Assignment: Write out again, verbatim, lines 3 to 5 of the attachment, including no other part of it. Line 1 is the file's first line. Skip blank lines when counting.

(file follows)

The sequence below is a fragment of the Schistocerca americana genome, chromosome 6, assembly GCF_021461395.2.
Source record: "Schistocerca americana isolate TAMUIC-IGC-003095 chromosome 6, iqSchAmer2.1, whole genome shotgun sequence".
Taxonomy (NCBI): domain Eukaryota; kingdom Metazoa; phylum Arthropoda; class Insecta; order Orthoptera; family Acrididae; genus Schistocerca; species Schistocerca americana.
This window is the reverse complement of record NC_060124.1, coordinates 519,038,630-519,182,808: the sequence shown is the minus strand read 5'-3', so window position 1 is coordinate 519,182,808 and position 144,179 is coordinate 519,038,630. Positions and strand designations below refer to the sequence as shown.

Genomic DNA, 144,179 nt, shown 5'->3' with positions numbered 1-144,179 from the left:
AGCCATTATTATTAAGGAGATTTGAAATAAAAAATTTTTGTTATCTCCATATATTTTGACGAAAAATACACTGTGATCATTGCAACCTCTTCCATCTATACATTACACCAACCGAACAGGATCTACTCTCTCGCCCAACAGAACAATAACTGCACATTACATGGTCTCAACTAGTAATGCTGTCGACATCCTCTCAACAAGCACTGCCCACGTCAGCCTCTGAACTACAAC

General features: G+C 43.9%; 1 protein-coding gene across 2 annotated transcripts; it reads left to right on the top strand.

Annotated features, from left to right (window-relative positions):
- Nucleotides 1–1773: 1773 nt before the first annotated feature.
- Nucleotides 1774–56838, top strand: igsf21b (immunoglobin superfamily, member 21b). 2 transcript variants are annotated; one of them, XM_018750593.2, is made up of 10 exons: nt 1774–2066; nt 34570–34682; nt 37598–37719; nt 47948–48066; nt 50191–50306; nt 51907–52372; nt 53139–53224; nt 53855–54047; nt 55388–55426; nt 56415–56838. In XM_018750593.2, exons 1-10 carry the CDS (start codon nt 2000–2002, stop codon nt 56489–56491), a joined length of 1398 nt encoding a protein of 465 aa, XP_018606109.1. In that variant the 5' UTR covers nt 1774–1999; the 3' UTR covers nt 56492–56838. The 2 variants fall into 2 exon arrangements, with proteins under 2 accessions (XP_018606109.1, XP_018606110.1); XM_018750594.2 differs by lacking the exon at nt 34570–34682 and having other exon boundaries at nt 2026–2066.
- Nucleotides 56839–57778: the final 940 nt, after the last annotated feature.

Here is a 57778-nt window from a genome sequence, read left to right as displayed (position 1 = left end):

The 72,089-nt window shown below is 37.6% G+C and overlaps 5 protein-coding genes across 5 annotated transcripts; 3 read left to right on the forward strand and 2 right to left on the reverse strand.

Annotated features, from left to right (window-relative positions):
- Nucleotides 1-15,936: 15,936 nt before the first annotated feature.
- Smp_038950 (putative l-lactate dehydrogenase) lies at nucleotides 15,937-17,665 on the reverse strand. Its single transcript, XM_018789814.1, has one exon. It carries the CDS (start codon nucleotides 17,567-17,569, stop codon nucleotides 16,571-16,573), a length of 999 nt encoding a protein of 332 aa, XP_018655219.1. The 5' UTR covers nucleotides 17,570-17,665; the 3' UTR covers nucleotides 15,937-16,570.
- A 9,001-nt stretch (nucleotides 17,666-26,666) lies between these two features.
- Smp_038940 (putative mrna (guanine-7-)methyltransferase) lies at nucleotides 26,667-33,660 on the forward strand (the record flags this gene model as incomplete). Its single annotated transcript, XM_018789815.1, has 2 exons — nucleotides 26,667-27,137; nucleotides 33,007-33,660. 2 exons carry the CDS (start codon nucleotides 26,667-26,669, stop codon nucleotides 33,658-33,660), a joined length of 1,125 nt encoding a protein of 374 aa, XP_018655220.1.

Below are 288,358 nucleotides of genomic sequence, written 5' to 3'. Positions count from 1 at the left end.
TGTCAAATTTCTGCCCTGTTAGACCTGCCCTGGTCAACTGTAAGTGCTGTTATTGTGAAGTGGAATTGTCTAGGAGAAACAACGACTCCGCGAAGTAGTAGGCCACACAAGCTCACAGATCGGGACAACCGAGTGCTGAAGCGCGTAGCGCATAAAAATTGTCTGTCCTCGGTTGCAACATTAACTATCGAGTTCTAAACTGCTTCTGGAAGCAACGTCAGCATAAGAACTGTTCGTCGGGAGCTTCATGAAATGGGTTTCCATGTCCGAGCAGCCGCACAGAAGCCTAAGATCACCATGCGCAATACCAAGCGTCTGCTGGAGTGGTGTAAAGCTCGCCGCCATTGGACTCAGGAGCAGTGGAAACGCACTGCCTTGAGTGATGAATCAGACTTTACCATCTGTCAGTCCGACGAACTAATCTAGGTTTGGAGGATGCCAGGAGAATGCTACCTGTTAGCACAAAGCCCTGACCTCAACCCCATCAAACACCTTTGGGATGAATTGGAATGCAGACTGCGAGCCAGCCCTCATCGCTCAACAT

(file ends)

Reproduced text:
Taxonomy (NCBI): domain Eukaryota; kingdom Metazoa; phylum Arthropoda; class Insecta; order Orthoptera; family Acrididae; genus Schistocerca; species Schistocerca americana.
This window is the reverse complement of record NC_060124.1, coordinates 519,038,630-519,182,808: the sequence shown is the minus strand read 5'-3', so window position 1 is coordinate 519,182,808 and position 144,179 is coordinate 519,038,630. Positions and strand designations below refer to the sequence as shown.

Genomic DNA, 144,179 nt, shown 5'->3' with positions numbered 1-144,179 from the left: